The price of advertising

The decision of two-partner personal injury firm Underwoods to spend £350,000 on a primetime ITV advertising campaign last month, raised the prospect of large-scale advertising by UK firms. In the US, 85 per cent of law firms advertise but the UK take-up of the tool has been reticent since advertising rules were relaxed in the late 1980s. The most bullish advertisers are personal injury firms like Underwoods, whose television slogan is: "Underwoods work harder to win because if we don't win, we don't get paid."

Many firms advertise in specific trade publications and nearly all run recruitment advertisements, but few have run general campaigns aimed at creating a corporate brand. However, UK commercial firms are slowly realising that advertising is not necessarily restricted to private client work and that it may have a significant impact on businesses.

The effect of advertising on businesses is notoriously difficult to quantify. Even the Direct Marketing Association has been unable to compile statistics on the subject. Most UK firms are filled with horror at the idea of spending the £4m to £5m per year necessary for an advertising campaign that can achieve widespread brand recognition. Even magic circle firms privately say that they do not have this kind of money, unlike their blue chip investment bank clients, which are much bolder users of advertising campaigns.

Some top law firms believe that banks effectively advertise on lawyers' behalf, winning transactional work through advertising which is then passed on to their panel law firms. In addition, while banks can advertise the fact that they put together particular transactions, client confidentiality prevents lawyers from doing the same.

Law firms that do not desire a weekly slot in the Financial Times, but do occasionally want to remind the business world of their presence, are limited in the events which they can advertise around. On 1 August, Freshfields ran advertisements in several UK and German newspapers celebrating its merger. Clifford Chance did the same when it merged with Rogers & Wells and Pünder Volhard Weber & Axster in January, proclaiming "law to the power of three" in the Financial Times, The Economist and The Wall Street Journal, and Allen & Overy advertised when it won the Queens Award for Export Achievement in April last year.

An important element of this type of "tombstone" advertisement is to generate not new business but a feel-good factor within the firm. Hildebrandt International consultant Francis Quinlan says: "For law firms, advertising is generally self delusion. Apart from recruitment advertising, which is important in setting the tone and style of a firm, advertising is a fatuous waste of time unless you spend proper money on it. The only people who have done so are firms like Arthur Andersen and JP Morgan. I haven't yet seen a law firm spend enough money in a consistent enough manner to do the job properly. They're throwing their money away for the sake of internal pazzazz."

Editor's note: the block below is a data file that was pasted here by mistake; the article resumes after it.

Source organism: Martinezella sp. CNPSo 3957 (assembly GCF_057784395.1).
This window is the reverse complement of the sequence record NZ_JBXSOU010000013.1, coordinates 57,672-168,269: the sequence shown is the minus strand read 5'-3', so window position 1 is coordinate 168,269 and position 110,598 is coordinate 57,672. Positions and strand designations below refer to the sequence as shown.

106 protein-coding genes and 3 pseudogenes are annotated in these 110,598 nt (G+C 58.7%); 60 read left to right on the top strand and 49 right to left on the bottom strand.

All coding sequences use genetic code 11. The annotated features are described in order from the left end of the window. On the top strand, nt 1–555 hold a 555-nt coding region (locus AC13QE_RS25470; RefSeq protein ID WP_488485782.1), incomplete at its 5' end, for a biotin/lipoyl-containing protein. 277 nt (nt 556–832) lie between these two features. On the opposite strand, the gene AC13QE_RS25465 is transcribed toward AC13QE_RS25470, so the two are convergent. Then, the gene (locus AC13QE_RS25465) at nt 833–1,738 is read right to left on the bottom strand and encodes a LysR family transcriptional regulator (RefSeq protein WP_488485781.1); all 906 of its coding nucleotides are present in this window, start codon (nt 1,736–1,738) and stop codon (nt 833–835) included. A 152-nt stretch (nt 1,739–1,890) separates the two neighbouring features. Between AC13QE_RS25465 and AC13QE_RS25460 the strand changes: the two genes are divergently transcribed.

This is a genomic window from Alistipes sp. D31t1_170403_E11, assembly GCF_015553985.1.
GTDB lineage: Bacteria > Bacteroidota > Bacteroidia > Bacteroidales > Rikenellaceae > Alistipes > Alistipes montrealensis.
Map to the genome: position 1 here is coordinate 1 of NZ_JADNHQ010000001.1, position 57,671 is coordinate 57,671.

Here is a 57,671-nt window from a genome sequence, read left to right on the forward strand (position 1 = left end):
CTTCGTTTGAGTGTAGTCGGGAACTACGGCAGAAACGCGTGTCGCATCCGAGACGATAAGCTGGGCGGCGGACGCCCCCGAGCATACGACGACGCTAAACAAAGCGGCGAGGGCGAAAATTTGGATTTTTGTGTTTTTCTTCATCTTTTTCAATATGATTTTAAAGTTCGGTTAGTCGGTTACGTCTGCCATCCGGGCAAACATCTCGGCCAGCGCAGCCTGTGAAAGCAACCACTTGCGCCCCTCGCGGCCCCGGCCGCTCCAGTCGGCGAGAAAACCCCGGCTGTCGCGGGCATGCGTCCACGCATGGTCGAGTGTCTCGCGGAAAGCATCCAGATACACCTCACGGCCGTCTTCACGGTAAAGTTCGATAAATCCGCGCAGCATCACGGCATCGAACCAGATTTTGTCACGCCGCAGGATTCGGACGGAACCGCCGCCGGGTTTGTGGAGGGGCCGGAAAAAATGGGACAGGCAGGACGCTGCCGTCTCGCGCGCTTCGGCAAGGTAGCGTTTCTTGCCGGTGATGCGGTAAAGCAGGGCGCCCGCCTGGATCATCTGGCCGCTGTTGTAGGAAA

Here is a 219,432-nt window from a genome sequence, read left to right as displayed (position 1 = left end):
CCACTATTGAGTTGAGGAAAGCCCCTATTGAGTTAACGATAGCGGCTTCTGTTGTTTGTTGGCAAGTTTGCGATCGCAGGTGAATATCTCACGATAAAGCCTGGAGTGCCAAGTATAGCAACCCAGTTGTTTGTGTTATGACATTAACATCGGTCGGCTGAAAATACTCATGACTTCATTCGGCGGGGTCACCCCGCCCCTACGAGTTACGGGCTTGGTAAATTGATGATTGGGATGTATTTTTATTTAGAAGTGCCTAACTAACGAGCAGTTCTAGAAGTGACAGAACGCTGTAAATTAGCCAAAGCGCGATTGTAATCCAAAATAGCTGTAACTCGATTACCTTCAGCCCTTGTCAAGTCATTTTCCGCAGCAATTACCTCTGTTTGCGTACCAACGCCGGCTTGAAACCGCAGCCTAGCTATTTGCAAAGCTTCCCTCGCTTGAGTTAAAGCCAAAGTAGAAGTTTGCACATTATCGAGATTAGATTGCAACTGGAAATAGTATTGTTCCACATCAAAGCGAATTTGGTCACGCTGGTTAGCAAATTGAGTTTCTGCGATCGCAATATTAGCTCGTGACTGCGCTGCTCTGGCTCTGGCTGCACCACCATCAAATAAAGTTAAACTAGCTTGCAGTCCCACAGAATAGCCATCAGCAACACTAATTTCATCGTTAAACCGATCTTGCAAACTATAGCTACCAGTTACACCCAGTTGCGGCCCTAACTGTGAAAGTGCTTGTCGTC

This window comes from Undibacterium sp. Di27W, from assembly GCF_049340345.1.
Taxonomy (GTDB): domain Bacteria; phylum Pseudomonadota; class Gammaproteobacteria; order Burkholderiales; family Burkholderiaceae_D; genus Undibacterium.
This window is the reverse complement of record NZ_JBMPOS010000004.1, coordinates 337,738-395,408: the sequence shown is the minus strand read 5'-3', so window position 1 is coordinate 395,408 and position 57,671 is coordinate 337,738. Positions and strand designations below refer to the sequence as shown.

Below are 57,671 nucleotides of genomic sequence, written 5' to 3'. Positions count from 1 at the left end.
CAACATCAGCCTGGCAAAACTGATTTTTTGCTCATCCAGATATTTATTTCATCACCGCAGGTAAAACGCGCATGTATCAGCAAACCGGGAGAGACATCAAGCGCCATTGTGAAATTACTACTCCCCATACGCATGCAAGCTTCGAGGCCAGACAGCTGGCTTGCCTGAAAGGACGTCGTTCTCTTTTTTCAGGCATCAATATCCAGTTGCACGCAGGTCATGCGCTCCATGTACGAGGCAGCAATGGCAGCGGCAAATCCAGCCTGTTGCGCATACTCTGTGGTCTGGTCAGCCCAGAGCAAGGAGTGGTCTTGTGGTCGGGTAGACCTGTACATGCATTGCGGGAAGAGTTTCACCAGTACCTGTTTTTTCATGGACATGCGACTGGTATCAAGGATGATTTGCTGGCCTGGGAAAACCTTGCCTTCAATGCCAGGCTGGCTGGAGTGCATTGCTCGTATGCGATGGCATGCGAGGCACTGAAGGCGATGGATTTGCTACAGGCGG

At the end of July, Herbert Smith announced that it had established a formal relationship with German firm Gleiss Lutz Hootz Hirsch but no advertisement was placed. The firm's head of marketing Barry Jackson says: "I don't think anyone will call lawyers because they've seen a tombstone advertisement. If you're advertising a particular event you need to create something interesting around what the development is bringing to the business."

Herbert Smith ran a sustained advertising campaign for three months last autumn in the Financial Times and the Evening Standard, featuring images of jump leads, bricks, whistles and compasses, promoting practice areas such as corporate finance and M&A. Jackson comes from an accountancy background with Arthur Andersen, one of the only UK professional services firms to spend millions on advertising.

Jackson says: "We didn't spend much money on the Herbert Smith campaign. It was really just a toe in the water to see whether the firm was ready for it and to see how the market would respond. Afterwards we talked to in-house lawyers and company secretaries who all thought our approach was clear and refreshing. Internally, the older partners were not particularly in favour of the concept of advertising. But the general consensus is that it was successful and that we'll carry on doing it."

But attempting to create an international brand can be both expensive and risky. While it is invigorating for a firm to find itself in the unusual position of being completely in control of the image it projects, the projection can seem like an unfocused way to develop the business. Clifford Chance media relations manager Tom Rose says: "Bearing in mind how small our audience is – in-house lawyers and board directors of cross-border organisations – the power of advertising for us is heavily limited."